Cole is one of the few Hip Hop artists of this era to have lyrical meaning that hits you to the core. In my opinion his best album was , “ 2014 Forest Hills Drive”. Featuring hits like, “ No Role Modelz” and “Apparently”. Cole includes messages of self love and appreciation throughout the album.

 “Love Yourz”starts and maintains a calming but upbeat rhythm combined with powerful lyrics. One line that stands out is, ”No such thing as a life that’s better than yours,” which is repeated throughout the chorus. I think this is something most people can relate to because we tend to compare and contrast our lives to that of others, especially with social media nowadays. The messages are very reassuring and can remind people of how much they have to be thankful for, “Don’t be sleepin’ on your level cause it’s beauty in the struggle”, words have power and these words can save lives.

Cole uses his flow and smooth delivery to speak positivity into the existence of every listener. To me it resonates well with young people because it correlates with common struggles they face which can be self love. Both this song and album could heal any wounded soul regardless of taste in music. 


Jennah – “Instagratification” by Cherry Glazerr

Secretly Canadian

Cherry Glazerr’s 2017 garage rock album “Apocalipstick” is arguably the villain origin story to their much more polished, but equally furious album “Stuffed & Ready.” The album brings a modern take to the energy of the Runaway’s “Cherry Bomb,” with elements of noise pop, punk and tastes of stoner rock.

Vocalist and guitarist Clementine Creevy leads the album with her angelic and sometimes manic wailing, heavy guitar and all the feminist rage of what she calls an “over-confident teenager,” and no b-side encapsulates the sound like “Instagratification.” 

The song comments on society’s reliance on the instant gratification of social media, while also addressing Creevy’s disappointment in her own dependence on it. Interludes of synth pop bridges and guitar solos compliment the underlying gritty garage rock sound. “Till your eyes burn, saturation / Fucking lazy recreation / I am an offender myself / I’m a hypocrite at least I know it,” Creevy howls over heavy guitar which eventually runs seamlessly into the intense stoner rock closer “Apocalipstick.”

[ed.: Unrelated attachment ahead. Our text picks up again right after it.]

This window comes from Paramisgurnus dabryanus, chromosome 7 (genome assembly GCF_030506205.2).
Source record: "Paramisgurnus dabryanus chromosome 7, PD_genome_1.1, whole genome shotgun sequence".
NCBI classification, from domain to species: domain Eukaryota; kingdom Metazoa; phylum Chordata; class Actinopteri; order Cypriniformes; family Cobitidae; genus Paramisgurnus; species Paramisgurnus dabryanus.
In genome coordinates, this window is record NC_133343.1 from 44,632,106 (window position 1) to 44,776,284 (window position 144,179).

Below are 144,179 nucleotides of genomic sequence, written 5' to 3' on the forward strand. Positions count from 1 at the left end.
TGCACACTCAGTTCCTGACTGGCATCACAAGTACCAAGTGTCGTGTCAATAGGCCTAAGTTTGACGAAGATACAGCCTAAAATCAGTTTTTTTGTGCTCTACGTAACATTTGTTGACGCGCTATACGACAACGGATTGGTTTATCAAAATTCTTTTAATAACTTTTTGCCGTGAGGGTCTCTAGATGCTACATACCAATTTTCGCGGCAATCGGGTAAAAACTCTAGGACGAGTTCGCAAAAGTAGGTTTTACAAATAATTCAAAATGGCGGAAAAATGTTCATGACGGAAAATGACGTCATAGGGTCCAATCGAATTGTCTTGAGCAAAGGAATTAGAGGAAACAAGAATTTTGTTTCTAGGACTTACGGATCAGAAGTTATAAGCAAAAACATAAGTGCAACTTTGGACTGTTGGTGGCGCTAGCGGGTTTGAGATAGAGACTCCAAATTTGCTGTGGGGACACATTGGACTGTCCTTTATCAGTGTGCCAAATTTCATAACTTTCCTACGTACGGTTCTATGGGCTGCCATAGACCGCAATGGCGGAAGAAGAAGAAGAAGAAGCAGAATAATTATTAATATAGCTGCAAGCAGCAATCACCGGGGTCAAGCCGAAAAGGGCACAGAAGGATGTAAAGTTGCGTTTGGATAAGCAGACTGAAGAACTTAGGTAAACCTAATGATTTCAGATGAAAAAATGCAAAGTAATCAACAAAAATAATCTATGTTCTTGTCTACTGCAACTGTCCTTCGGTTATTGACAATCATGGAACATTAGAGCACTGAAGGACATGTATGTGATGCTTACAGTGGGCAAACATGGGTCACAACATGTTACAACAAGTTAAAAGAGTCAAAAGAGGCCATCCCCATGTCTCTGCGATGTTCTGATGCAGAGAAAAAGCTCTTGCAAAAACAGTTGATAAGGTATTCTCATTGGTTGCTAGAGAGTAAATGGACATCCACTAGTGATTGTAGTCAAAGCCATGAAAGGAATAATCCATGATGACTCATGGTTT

“Instagratification,” as well as Cherry Glazerr’s entire discography, is full of all the manic fury, satire and heavy guitar necessary for a good road rage soundtrack. 


Michael Pacheco – “Life” by SHINee


S.M. Entertainment

One of the few groups that I legitimately enjoyed and followed during the 2010s  is the boy band SHINee, which debuted in 2009. With catchy tunes, a stylish aesthetic and high energy choreography in their dance style, they were one of the most popular acts during this time , with 12 studio album releases through 2017.

I’ve always been a fan of slower R&B style tracks, so one of the songs that stood out to me the most was “Life” which was on SHINee’s second studio album, “Lucifer.”

The song starts with a slow piano riff with string chords in the background, followed by soulful singing from each of the boys, with the lyrics following the tried and true “only one I need is you in my life” that is common in the genre. If it ain’t broke, don’t fix it!

What really made this song tick for me was how it highlighted the sheer vocal talent of each member of the band, showing the range of each individual as well as showcasing how well they harmonize during the chorus sections. This contrasts the contents of most of the other songs in the album let alone most of the group’s discography, which consists of a lot of pop and hip hop influenced tracks.

That is an element that I feel is getting rarer in today’s musical environment where you have a very strong harmonizing male vocal spotlight, which could be done more at least in the western market.